Representative John Ratcliffe (R., Texas) questioned his Democratic colleagues’ commitment to preventing gun violence on Friday, citing their lack of questions pertaining to the issue during acting attorney general Matthew Whitaker’s appearance before the House Judiciary Committee.
“Earlier this week my colleagues on the other side of the aisle indicated they had a great desire to reduce gun violence in this country. In fact we had an eight-hour hearing with six witnesses that talked about the need to reduce gun violence in this country,” Ratcliffe said.
“We started this hearing at 9:30 this morning. It’s now 12:30 in the afternoon, and I haven’t seen you [Whitaker] field a single question from the other side of the aisle about any of the enforcement priorities of the Department of Justice,” he continued. “Despite the fact that you are the head of an organization that has a greater ability to impact and reduce gun violence than anyone or anything in the country.”
Prior to Ratcliffe’s raising the issue of gun-violence prevention, Whitaker faced questions from Republicans and Democrats alike that related almost exclusively to his oversight of Special Counsel Robert Mueller’s ongoing Russia investigation.
Ratfcliffe went on to ask specifically about a program known as “Project Safe Neighborhoods,” which, he said, “took guns out of the hands of criminal offenders,” and was shut down by the Obama administration despite a proven record of success before being reinstated by the Trump administration.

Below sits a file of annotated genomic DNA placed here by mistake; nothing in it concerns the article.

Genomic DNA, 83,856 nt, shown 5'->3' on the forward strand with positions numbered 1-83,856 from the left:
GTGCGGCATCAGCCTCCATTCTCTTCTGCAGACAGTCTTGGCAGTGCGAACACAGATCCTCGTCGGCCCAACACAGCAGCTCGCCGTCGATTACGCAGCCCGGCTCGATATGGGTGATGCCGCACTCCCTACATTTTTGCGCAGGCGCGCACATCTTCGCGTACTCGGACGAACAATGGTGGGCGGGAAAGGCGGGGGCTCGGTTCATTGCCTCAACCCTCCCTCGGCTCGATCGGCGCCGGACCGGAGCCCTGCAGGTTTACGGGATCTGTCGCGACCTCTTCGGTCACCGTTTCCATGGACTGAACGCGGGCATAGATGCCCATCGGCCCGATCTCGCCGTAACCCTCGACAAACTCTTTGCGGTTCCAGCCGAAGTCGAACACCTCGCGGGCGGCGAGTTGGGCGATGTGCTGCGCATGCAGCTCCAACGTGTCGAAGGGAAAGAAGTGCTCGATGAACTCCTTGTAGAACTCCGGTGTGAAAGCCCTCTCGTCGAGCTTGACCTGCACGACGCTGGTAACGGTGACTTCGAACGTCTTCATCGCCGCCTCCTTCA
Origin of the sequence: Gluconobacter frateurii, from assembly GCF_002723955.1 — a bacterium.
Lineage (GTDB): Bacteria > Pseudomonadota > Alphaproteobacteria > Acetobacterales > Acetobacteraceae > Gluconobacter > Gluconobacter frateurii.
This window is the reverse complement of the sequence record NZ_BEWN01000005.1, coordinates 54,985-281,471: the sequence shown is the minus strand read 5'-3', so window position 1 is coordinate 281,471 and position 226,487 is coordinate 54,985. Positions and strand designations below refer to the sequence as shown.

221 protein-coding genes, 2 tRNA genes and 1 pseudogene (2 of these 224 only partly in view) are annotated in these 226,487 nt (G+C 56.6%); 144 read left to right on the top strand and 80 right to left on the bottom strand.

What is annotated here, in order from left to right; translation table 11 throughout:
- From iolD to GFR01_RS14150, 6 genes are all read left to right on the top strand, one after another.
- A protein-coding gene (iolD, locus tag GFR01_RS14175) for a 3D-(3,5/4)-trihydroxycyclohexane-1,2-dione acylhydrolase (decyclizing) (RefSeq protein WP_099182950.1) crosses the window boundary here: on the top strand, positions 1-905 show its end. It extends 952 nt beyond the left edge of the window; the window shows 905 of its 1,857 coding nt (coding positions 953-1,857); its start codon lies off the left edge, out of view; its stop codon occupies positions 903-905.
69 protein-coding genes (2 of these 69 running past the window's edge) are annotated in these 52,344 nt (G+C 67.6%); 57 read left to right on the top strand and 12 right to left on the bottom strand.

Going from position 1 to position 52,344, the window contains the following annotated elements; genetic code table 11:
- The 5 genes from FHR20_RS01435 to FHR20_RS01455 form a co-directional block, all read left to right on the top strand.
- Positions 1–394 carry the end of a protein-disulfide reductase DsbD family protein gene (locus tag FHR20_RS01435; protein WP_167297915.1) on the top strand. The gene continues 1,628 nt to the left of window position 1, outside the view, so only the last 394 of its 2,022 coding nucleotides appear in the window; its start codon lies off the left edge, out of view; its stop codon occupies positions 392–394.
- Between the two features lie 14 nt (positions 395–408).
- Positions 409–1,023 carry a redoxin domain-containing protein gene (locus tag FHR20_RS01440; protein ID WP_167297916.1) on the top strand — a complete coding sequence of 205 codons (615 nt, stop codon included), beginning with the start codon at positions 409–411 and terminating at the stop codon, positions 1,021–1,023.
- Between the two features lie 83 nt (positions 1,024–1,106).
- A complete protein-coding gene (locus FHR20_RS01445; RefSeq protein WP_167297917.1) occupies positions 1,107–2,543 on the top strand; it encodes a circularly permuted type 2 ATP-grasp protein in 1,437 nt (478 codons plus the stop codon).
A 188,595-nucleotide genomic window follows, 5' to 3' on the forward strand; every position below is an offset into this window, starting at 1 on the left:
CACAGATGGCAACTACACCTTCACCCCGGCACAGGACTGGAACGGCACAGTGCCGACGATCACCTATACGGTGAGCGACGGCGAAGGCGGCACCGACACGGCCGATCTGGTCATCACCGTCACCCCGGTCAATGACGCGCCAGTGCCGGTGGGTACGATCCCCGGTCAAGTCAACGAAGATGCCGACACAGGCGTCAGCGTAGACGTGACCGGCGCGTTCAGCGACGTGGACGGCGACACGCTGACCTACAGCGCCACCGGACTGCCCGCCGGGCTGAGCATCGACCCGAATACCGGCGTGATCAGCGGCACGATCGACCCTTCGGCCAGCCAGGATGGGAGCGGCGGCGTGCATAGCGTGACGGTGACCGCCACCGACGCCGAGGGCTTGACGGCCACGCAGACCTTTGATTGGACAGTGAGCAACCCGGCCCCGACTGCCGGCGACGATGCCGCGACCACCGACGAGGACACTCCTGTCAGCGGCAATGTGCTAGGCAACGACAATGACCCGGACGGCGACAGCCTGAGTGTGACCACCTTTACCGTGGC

“In 2017, Attorney General Sessions announced the expansion of Project Safe Neighborhoods, which encourages U.S. attorneys’ offices to work specifically with their unique communities to develop a customized crime reduction strategy,” Whitaker said. “One study showed that when you and I were doing PSN it reduced crime overall by 4.1 percent and with case studies showing up to 42 percent reduction in violent crime.”
Whitaker then echoed Ratcliffe’s criticism of other lawmakers’ focus on the Mueller investigation to the exclusion of other Department of Justice operations.
“Congressman I appreciate your tone. This oversight hearing is not a hearing about the things we have been talking about,” he said. “The chairman sent me a letter specifically outlining things he wanted to talk about and I don’t feel like we’ve talked about many of those things so I’m glad that you’ve asked about the Department of Justice efforts at reducing gun violence.”